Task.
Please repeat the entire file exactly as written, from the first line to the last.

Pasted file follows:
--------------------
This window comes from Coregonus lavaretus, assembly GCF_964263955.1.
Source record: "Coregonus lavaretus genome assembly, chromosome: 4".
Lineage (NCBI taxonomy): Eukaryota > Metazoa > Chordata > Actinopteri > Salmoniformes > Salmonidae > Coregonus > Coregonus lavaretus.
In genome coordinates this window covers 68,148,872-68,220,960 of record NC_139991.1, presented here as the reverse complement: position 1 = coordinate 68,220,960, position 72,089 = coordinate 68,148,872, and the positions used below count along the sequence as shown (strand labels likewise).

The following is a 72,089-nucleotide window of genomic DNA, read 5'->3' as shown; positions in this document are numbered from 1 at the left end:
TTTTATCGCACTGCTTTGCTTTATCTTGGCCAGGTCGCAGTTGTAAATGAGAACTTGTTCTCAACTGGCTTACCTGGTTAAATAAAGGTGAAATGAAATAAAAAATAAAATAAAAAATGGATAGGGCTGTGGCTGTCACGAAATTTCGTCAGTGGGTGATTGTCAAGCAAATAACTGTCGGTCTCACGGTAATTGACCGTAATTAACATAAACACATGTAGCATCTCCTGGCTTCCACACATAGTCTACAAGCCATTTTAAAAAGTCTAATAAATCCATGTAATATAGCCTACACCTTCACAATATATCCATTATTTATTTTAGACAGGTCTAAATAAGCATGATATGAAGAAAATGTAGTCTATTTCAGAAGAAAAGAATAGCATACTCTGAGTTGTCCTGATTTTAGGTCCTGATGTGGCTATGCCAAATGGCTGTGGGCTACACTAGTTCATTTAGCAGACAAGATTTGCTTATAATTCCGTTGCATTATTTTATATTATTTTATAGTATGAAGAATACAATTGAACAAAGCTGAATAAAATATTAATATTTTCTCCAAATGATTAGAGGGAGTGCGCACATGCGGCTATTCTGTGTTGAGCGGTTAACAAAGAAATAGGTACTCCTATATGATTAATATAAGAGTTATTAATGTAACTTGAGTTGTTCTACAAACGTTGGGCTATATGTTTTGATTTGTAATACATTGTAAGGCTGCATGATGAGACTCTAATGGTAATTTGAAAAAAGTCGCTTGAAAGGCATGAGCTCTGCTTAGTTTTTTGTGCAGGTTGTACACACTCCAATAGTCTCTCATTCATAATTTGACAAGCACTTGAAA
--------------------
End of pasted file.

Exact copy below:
This window comes from Coregonus lavaretus, assembly GCF_964263955.1.
Source record: "Coregonus lavaretus genome assembly, chromosome: 4".
Lineage (NCBI taxonomy): Eukaryota > Metazoa > Chordata > Actinopteri > Salmoniformes > Salmonidae > Coregonus > Coregonus lavaretus.
In genome coordinates this window covers 68,148,872-68,220,960 of record NC_139991.1, presented here as the reverse complement: position 1 = coordinate 68,220,960, position 72,089 = coordinate 68,148,872, and the positions used below count along the sequence as shown (strand labels likewise).

The following is a 72,089-nucleotide window of genomic DNA, read 5'->3' as shown; positions in this document are numbered from 1 at the left end:
TTTTATCGCACTGCTTTGCTTTATCTTGGCCAGGTCGCAGTTGTAAATGAGAACTTGTTCTCAACTGGCTTACCTGGTTAAATAAAGGTGAAATGAAATAAAAAATAAAATAAAAAATGGATAGGGCTGTGGCTGTCACGAAATTTCGTCAGTGGGTGATTGTCAAGCAAATAACTGTCGGTCTCACGGTAATTGACCGTAATTAACATAAACACATGTAGCATCTCCTGGCTTCCACACATAGTCTACAAGCCATTTTAAAAAGTCTAATAAATCCATGTAATATAGCCTACACCTTCACAATATATCCATTATTTATTTTAGACAGGTCTAAATAAGCATGATATGAAGAAAATGTAGTCTATTTCAGAAGAAAAGAATAGCATACTCTGAGTTGTCCTGATTTTAGGTCCTGATGTGGCTATGCCAAATGGCTGTGGGCTACACTAGTTCATTTAGCAGACAAGATTTGCTTATAATTCCGTTGCATTATTTTATATTATTTTATAGTATGAAGAATACAATTGAACAAAGCTGAATAAAATATTAATATTTTCTCCAAATGATTAGAGGGAGTGCGCACATGCGGCTATTCTGTGTTGAGCGGTTAACAAAGAAATAGGTACTCCTATATGATTAATATAAGAGTTATTAATGTAACTTGAGTTGTTCTACAAACGTTGGGCTATATGTTTTGATTTGTAATACATTGTAAGGCTGCATGATGAGACTCTAATGGTAATTTGAAAAAAGTCGCTTGAAAGGCATGAGCTCTGCTTAGTTTTTTGTGCAGGTTGTACACACTCCAATAGTCTCTCATTCATAATTTGACAAGCACTTGAAA